"In the past, it was a real schlep to attend hearings there," said Feinstein, who also served on the Santa Monica City Council. "But now, riding the train — and taking my bike with me — makes it a lot easier. I used my transit time on board to review my notes and prepare my testimony. Then, after the train's last stop, I got on my bike to ride the last several blocks to City Hall. Piece of cake."

Related: [Do light rails systems cut traffic? Perhaps not]

The Expo's opening also has provided many Angelenos a way to get to Santa Monica's beaches that hadn't been available since the demise of the Pacific Electric Red Car Line in the 1950s. The Expo Line is jammed on weekends with surfers (yes, surf boards are allowed on trains), bicyclists (bikes, too) and other beachgoers.

Football fans also are taking advantage of the new transportation link. About 10,000 Los Angeles Rams fans — or upward of 11 percent of the home crowd — now take the Expo Line to the L.A. Coliseum, the Los Angeles Daily News reports. The line, with  two stops near the venue, is not just convenient but cheap: $2.50 per ride, compared with absurdly expensive parking fees of as much as $100 per vehicle.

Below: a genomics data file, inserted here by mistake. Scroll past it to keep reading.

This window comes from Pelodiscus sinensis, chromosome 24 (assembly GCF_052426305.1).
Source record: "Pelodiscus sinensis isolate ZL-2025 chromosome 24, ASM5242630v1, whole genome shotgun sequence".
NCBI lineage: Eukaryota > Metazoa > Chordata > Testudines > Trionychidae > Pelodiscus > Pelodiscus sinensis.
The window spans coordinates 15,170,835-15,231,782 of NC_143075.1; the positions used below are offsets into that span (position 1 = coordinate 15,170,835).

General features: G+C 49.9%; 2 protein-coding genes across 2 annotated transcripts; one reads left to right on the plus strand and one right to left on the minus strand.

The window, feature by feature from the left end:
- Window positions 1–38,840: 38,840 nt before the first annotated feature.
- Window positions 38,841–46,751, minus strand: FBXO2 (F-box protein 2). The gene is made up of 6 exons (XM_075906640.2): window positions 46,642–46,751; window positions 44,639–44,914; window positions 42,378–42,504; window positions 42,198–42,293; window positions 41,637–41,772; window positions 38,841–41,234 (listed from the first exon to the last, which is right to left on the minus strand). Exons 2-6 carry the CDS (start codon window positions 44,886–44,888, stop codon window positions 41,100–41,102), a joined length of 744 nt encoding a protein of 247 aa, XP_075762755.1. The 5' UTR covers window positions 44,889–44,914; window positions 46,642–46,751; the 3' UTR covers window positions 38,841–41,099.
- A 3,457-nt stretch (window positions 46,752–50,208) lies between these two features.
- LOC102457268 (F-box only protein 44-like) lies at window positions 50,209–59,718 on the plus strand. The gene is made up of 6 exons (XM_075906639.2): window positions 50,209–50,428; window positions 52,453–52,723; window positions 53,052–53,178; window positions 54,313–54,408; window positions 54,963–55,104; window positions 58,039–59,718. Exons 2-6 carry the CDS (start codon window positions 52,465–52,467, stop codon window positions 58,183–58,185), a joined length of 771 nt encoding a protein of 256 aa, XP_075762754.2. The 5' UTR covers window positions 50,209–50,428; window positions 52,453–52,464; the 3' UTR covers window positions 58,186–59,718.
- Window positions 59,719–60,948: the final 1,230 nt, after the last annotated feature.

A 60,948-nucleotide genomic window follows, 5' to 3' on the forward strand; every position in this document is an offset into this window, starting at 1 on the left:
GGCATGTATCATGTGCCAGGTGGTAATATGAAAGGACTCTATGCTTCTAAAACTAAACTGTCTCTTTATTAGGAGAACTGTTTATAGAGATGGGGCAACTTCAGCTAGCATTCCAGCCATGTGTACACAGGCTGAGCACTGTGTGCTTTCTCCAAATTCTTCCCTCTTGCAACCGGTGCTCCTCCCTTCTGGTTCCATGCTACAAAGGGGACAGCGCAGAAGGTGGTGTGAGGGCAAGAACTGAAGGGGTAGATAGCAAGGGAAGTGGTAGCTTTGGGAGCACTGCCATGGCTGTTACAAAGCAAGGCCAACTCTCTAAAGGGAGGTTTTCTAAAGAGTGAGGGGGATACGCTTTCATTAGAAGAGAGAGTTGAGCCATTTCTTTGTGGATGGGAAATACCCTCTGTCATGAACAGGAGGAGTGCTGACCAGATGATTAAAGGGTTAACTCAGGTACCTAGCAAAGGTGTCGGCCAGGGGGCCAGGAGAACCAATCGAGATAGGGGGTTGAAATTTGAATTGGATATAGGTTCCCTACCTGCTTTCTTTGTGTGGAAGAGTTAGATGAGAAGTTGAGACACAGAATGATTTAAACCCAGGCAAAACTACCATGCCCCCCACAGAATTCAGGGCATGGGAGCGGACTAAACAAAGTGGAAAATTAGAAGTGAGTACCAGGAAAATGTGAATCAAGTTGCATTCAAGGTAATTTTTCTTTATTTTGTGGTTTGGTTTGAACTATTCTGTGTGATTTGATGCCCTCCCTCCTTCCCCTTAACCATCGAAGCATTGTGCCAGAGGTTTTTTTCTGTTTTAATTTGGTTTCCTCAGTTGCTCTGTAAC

In light of the success the system's enjoyed so far, it's worth noting that the project met a lot of resistance since city planners began pushing for it in the late 1980s. Cost concerns plagued the project, and there was the usual resistance from many Americans who haven't embraced mass transit the way people in other countries have. At times, the Expo Line also stirred tensions over race, class and turf.

Related: [New bus system revives anger, frustration over lost light-rail in Baltimore]

Feinstein said he recalls attending a raucous public forum on the Expo Line during the initial planning where opponents often shouted down the executive director of the Los Angeles County Transportation Commission as he spoke on its behalf. Only the need to find alternatives to the bumper-to-bumper commute on the I-10 kept the project going.